Does solo = lonely?

Discussion in 'Trip Planning' started by Speeder54, Mar 29, 2011.

  1. viajero

    viajero Too old to be a nOOb

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    Most of my travels have been solo. If one isn't comfortable with one's self then maybe Motorcycle solo traveling isn't for you.
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  2. OldFakir

    OldFakir Adventurer

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    For many trips over decades i traveled solo. Then one trip i took along a lady. One month into the trip, in Lallibella, Ethiopia, out of nowhere one night i suffered a massive episode of anaphylaxis. I lost consciousness and went into convulsions. It was really bad. I was in a bad way for a week or so, she really helped me get going again. A couple months later, near Lira, Uganda, while camping outside a small village, Kony rebels attacked a nearby leper colony. All hell broke loose. She climbed a tall tree and hid up there while the fighting raged. A local village elder handed me a spear and together we went towards all the fighting, trying to keep Kony from heading into the village. Kony rebels are notorious for doing some horrible things. Anyway, the lady i was traveling with kinda freaked out after that, and flew home. Curiously, after sharing all these experiences we only talked once.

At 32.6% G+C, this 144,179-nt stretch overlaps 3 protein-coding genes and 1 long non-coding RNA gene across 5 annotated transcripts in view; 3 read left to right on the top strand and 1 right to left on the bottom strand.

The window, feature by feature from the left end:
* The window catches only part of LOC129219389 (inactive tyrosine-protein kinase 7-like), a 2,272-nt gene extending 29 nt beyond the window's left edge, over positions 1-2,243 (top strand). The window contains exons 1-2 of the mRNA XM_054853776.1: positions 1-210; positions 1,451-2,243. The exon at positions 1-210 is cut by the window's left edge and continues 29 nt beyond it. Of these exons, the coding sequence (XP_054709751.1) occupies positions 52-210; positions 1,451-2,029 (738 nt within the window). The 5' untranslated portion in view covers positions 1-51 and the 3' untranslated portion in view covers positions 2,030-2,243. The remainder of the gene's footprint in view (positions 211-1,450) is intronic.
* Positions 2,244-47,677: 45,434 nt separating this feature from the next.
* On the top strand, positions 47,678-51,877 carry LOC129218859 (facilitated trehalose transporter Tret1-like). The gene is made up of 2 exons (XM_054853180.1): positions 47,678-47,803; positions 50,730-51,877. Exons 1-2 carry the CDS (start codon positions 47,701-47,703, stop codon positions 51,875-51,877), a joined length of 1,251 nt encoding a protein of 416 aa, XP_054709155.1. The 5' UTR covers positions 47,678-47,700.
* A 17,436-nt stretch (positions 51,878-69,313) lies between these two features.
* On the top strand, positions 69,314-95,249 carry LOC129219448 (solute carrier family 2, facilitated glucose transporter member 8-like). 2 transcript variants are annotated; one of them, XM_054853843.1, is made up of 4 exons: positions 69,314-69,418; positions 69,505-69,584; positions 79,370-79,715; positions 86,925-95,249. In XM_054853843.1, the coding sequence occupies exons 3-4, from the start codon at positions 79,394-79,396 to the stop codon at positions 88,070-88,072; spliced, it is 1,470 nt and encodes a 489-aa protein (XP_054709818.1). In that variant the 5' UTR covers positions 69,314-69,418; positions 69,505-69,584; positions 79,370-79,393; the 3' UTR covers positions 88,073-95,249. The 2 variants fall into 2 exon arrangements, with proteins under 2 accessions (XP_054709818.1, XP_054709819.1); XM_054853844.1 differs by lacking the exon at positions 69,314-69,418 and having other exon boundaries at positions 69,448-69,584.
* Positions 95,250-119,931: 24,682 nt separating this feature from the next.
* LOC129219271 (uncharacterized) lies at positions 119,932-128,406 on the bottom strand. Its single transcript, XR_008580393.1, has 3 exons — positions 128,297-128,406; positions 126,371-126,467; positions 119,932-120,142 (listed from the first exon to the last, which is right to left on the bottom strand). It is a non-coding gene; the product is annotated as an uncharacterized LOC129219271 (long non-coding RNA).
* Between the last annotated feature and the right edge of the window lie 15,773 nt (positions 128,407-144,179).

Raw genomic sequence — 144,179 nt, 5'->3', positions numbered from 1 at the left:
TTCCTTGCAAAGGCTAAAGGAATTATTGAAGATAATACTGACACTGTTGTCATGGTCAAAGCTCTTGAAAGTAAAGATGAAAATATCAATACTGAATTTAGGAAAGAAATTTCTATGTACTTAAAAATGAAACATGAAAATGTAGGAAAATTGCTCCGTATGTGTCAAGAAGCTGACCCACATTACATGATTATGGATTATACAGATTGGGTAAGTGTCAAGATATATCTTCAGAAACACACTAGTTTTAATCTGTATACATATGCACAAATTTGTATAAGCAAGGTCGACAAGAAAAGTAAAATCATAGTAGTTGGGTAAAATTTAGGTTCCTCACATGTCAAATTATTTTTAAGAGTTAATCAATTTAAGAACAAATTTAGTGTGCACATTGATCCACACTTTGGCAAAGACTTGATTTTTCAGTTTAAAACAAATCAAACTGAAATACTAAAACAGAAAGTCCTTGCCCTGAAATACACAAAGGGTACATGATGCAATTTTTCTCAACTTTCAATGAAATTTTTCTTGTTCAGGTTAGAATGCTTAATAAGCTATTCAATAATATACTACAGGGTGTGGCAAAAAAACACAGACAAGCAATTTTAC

My point is that traveling with someone can be really helpful (like if ya fall ill from a bug bite one night), but the outcome of the shared experience is really an unknown. Different people react differently. I try now to travel with someone, but yeah i grit my teeth much of the time. But i now do that with everything in life. Travel long enough and ya end up very alone.
  3. ADV Wanderer

    ADV Wanderer Been here awhile

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    I'm a big solo tripper but would think hard about doing it in Africa. Not because of rebels but because of potential injury or illness that leaves me debilitated.